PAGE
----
Worth The Wait

My brother and his wife sent me a gift in the mail. I received it today. It made me cry.

I haven’t written much about this because, well, it’s extremely personal and I’m still very much in the process of working through it. I’ve been working on this with my therapist as well. And I’ll be honest, I have often feared being misjudged by people if I were to write about it. It’s about how removed I am from this baby.

It’s not that I don’t want him; we very, very much want this baby. After our loss back in 2009 and all the failed fertility treatments, I very, very much want this baby. I hope I don’t have to convince anyone of that. But when I found out I was pregnant, and pretty much every day since then, I have, for whatever the reason, removed myself from his existence almost entirely. He hasn’t really ever been a him, our baby, a brother. Not yet.

Toby calls this a defense mechanism of sorts. He explains it pretty clearly: that after getting so attached to a previous future child—picturing holidays and school pictures, fits, screams and snuggles—and then losing said child at 12 weeks, well, of course I’m going to mentally remove myself from this one. Who would want to go through that again? Granted, I’m fooling no one. If something had happened or were to happen to this little guy, I’d be crushed beyond words. (This is not something I will further write about because it’s not something I wish to even think about. So enough about that.)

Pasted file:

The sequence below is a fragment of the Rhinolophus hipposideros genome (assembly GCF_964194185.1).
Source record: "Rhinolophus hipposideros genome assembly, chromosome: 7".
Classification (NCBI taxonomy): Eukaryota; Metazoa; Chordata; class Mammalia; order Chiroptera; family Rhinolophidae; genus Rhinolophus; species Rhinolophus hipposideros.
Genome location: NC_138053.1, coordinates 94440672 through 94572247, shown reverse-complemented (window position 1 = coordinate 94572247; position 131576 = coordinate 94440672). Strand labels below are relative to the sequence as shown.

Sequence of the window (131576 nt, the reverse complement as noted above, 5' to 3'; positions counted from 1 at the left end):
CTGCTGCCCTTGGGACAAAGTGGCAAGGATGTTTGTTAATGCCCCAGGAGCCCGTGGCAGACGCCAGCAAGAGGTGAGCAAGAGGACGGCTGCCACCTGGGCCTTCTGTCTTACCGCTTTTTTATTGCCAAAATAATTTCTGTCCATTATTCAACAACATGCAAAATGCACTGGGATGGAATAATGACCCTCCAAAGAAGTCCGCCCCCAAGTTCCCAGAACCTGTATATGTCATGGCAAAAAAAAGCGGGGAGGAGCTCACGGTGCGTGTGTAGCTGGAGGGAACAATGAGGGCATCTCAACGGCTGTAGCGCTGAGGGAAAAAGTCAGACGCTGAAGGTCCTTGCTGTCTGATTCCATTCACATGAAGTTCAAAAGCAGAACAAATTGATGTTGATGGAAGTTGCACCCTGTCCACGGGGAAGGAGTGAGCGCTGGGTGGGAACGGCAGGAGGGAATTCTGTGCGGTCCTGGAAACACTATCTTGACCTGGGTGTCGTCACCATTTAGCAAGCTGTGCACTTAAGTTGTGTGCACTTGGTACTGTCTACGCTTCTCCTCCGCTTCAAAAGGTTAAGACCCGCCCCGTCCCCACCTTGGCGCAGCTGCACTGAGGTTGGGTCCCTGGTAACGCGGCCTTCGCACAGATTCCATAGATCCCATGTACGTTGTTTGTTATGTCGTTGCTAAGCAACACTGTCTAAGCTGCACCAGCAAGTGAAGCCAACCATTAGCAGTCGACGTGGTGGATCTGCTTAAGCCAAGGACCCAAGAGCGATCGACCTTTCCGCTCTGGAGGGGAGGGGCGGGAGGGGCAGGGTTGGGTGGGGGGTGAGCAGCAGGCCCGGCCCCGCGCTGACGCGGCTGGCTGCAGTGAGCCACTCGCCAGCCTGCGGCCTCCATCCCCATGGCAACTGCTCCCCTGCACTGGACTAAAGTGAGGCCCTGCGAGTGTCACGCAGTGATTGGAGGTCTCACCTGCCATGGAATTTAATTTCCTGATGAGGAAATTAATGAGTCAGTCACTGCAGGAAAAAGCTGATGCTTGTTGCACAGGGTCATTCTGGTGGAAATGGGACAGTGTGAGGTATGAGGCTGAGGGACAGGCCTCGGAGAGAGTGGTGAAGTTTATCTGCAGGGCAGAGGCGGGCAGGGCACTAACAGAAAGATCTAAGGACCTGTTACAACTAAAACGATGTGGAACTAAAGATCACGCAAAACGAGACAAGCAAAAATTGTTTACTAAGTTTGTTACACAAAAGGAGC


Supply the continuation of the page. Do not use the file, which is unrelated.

But I think there’s more to it than that. There’s the question: Can I love someone as much as I love my son? Will he be as sweet as Emory? Will he like animals as much? What if he’s mean to Emory? Will he like us? What if he’s not as kind and compassionate as Emory? These are common fears and thoughts for women when it comes to a second pregnancy, or so I am told. Thanks to my therapist, I feel better about the great hesitation I have had when it comes to fully embracing this creature. I feel better about not fully caring. And I do know that once he’s here, all of that will fall away. I know this.

And this shirt. This tiny little shirt! It reminded me of how painfully terrible 2009 was for my family. It reminded me again about how much we wanted this baby. It reminded me of the fact that he’s going to be an individual, that he already is. This shirt made me realize he will soon have a name, a hair color, two eyes, hopefully ten fingers and toes, legs, arms, a silly belly button, a wonderful little butt. He’ll have a mind of his own. He’ll be himself. An individual.

And seeing this message today on a this tiny little shirt—this reminder—made me cry. And I know this is likely to sound weird, but it kind of felt like he was saying this directly to me, his first ever message to me.

“Mom, I was worth the wait.”

He’ll be here soon. And my fear of losing him is falling away. This is becoming real. He is real. He is a boy, a person, a brother. He is my son.